Health IT vendors must disabuse themselves of the notion that the higher standards of health tech, including the nascent digital health industry, are attributable to archaic regulatory frameworks. Regulation may have its foibles, but true health-tech innovators can and should hold themselves to a higher standard because it’s best for everyone — from both ethical and financial standpoints.
Tech must serve and satisfy its end users, and in healthcare, that generally means patients and providers, at a minimum. Routine tech failures and, in some cases, recalls can be embarrassing, but they don’t carry the same repercussions that medical tech failures can.
Failing in Healthcare Technology
“Build quickly, take failures in stride, and push improvements out as swiftly as possible.” It’s the “traditional” mantra of startups developing software. But this approach is in direct contrast with the medical device industry — which, along with shouldering the pressures of meeting customer expectations, must gain third-party approval for every line of computer code and each physical element within the final product.
That’s not to say that failure in itself is bad for healthcare technology. In fact, iterations are inevitable. A so-called 80 percent failure rate in the early stages simply acknowledges that truly compelling and efficacious technology takes time and iterations to craft.
For example, when my company, Epharmix, launched an intervention focused on helping care teams support mothers with postpartum depression, our first version failed completely. The technology was built by the book and with input from top maternal health physicians, but our users (mothers) didn’t engage, which is a nonstarter by any measure.
Interviews with the mothers led to a fuller understanding of the style, language, and frequency of engagement required. Not only did our next version work well for patients and care teams, but other Epharmix maternal health interventions benefited similarly, too.
3 Ways to Ensure a Higher Standard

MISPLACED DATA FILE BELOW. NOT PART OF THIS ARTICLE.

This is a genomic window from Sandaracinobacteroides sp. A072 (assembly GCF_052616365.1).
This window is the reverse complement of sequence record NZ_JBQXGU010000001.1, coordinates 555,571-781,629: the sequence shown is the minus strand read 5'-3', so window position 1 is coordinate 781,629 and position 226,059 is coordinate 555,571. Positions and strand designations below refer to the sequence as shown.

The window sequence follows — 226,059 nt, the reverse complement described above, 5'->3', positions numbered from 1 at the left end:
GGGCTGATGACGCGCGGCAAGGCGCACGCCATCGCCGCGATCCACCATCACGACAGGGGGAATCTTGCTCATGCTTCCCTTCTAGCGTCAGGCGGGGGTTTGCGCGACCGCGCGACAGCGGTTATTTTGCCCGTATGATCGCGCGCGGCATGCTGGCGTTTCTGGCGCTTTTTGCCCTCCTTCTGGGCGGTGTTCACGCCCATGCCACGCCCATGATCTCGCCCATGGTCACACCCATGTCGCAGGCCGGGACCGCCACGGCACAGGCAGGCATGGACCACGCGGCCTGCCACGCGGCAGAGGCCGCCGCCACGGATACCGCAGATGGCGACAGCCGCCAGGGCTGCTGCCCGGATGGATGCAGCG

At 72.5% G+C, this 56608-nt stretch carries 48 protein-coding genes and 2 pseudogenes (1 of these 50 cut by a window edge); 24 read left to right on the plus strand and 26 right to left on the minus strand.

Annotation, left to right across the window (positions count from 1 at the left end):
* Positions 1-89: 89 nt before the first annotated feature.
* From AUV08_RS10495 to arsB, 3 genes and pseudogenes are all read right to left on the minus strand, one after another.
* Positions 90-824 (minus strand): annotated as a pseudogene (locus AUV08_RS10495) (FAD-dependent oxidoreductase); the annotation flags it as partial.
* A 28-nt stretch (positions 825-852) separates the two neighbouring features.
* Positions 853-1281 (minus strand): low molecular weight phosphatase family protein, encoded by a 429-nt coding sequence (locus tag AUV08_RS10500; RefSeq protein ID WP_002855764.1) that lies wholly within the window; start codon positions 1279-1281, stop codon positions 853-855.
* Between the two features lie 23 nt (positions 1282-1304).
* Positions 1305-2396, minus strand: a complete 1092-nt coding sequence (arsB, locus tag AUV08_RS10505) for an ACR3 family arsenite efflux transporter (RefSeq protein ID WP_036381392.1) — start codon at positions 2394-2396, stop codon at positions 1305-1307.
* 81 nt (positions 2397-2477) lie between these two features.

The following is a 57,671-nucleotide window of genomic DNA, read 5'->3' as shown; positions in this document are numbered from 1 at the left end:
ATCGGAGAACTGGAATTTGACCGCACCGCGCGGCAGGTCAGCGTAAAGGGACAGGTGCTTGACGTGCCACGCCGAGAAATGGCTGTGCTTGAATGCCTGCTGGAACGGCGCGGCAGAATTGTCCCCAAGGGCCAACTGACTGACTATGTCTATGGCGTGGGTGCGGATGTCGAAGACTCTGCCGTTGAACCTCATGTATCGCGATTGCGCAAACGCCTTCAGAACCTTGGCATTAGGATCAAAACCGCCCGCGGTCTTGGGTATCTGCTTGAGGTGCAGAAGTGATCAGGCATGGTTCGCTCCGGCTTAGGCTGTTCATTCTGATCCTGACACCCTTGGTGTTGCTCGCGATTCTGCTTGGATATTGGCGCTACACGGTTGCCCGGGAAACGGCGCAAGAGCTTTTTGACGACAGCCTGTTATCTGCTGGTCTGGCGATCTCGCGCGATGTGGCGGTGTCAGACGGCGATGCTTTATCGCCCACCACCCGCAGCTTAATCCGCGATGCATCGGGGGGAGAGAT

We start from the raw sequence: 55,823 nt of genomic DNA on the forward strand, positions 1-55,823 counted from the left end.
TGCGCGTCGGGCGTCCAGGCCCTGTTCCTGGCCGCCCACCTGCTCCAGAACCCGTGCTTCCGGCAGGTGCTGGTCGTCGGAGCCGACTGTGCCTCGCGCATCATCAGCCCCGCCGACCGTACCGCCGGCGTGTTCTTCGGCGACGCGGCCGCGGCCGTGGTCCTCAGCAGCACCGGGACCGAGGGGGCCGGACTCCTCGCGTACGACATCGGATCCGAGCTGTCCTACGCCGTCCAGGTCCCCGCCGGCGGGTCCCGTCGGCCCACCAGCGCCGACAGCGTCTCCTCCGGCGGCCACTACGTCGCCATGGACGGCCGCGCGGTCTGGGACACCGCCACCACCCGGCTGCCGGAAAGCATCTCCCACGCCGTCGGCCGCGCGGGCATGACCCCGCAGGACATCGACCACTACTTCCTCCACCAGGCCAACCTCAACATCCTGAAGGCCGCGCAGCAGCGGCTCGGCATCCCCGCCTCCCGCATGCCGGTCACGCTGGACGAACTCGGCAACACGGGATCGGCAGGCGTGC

The United States healthcare industry is finally making strides in the right direction by shifting the emphasis to value rather than “fee for service,” which is equivalent to pay per click. The onus is on all of us to avoid abusing the trust of established players, including healthcare providers and payers.
Overblown claims and false advertising are frustrating in any scenario, but they are particularly at odds with the moral imperative of healthcare. With these three steps, we can use early failures to ensure that we hold ourselves to the high standard that healthcare demands:
1. Set (and stick to) quantitative goals.
It’s easy to feel successful when you’re actually failing, so set clear performance targets for each department, and be sure managers and employees stick to them. Holding your firm to a high standard will help not only your company, but also the patients and healthcare players relying on your products.
2. Fail fast.
In the software development world, we talk about “shipping” products. The general consensus is that it’s better to ship a prototype to a designated user base, identify weaknesses, and improve upon them than it is to try to perfect the software in a vacuum, only to be surprised by failures when it’s too late. Failing fast makes it easier to pinpoint what works and what doesn’t, from both the developer’s and user’s perspectives.
3. Identify failures and find solutions.
Failures are valuable only when you identify them and use them to inform improvements beyond the narrow framework of each failure. Studying your own and others’ failures is the most important tool you possess. Identify healthcare IT trends to increase the user experience, robustness, and total value of the product.
In the general world of developing software, it’s standard to implement new tech, then learn from and improve on its failures over time. In the world of healthcare tech, that’s unacceptable; too many lives depend on the tech’s ability to fail fast and improve faster. It’s a standard that deserves to be held as high as possible.
Blake Marggraff is CEO of Epharmix, a company at the intersection of medicine and consumer technology offering interventions that use automated phone calls or text messages to manage patients’ conditions while collecting disease-specific data.